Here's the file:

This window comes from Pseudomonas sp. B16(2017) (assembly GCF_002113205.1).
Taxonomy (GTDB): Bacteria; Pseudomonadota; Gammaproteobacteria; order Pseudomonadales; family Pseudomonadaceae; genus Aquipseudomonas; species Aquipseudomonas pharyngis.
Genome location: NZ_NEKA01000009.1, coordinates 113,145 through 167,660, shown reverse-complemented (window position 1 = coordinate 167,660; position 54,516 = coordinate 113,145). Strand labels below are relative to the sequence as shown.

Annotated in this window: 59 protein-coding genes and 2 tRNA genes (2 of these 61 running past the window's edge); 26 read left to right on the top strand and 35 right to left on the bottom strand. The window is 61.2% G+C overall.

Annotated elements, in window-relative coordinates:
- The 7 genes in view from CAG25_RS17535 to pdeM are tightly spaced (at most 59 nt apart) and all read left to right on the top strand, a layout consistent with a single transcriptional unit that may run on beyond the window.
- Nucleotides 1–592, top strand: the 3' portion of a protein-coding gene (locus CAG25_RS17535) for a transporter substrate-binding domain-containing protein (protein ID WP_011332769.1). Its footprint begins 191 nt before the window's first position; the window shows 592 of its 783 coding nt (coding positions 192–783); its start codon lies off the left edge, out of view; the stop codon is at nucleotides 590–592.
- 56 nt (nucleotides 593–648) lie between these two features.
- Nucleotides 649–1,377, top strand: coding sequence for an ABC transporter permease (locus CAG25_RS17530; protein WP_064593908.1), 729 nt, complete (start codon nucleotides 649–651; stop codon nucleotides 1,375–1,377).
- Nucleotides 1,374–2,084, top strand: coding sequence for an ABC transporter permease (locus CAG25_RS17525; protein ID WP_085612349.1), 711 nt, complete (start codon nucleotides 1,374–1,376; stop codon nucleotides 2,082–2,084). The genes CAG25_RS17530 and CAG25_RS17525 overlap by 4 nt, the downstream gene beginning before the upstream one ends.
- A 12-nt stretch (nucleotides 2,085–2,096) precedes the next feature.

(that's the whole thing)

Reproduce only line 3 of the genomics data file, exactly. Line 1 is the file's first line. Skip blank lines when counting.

Genome location: NZ_NEKA01000009.1, coordinates 113,145 through 167,660, shown reverse-complemented (window position 1 = coordinate 167,660; position 54,516 = coordinate 113,145). Strand labels below are relative to the sequence as shown.